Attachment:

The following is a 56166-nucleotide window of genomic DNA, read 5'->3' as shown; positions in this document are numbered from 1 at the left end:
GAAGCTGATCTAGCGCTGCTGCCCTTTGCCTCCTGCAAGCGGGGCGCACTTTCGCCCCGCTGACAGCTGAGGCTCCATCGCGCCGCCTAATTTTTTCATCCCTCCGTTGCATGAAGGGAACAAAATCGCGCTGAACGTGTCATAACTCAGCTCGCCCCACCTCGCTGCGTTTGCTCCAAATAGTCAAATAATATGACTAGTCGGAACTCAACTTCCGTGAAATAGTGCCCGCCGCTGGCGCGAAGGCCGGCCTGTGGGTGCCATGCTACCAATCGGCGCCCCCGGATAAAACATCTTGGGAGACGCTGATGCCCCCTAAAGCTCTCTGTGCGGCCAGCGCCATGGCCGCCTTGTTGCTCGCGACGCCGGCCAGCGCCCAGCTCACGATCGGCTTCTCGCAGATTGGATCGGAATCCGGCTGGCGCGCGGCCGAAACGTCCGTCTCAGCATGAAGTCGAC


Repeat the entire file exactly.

The following is a 56166-nucleotide window of genomic DNA, read 5'->3' as shown; positions in this document are numbered from 1 at the left end:
GAAGCTGATCTAGCGCTGCTGCCCTTTGCCTCCTGCAAGCGGGGCGCACTTTCGCCCCGCTGACAGCTGAGGCTCCATCGCGCCGCCTAATTTTTTCATCCCTCCGTTGCATGAAGGGAACAAAATCGCGCTGAACGTGTCATAACTCAGCTCGCCCCACCTCGCTGCGTTTGCTCCAAATAGTCAAATAATATGACTAGTCGGAACTCAACTTCCGTGAAATAGTGCCCGCCGCTGGCGCGAAGGCCGGCCTGTGGGTGCCATGCTACCAATCGGCGCCCCCGGATAAAACATCTTGGGAGACGCTGATGCCCCCTAAAGCTCTCTGTGCGGCCAGCGCCATGGCCGCCTTGTTGCTCGCGACGCCGGCCAGCGCCCAGCTCACGATCGGCTTCTCGCAGATTGGATCGGAATCCGGCTGGCGCGCGGCCGAAACGTCCGTCTCAGCATGAAGTCGAC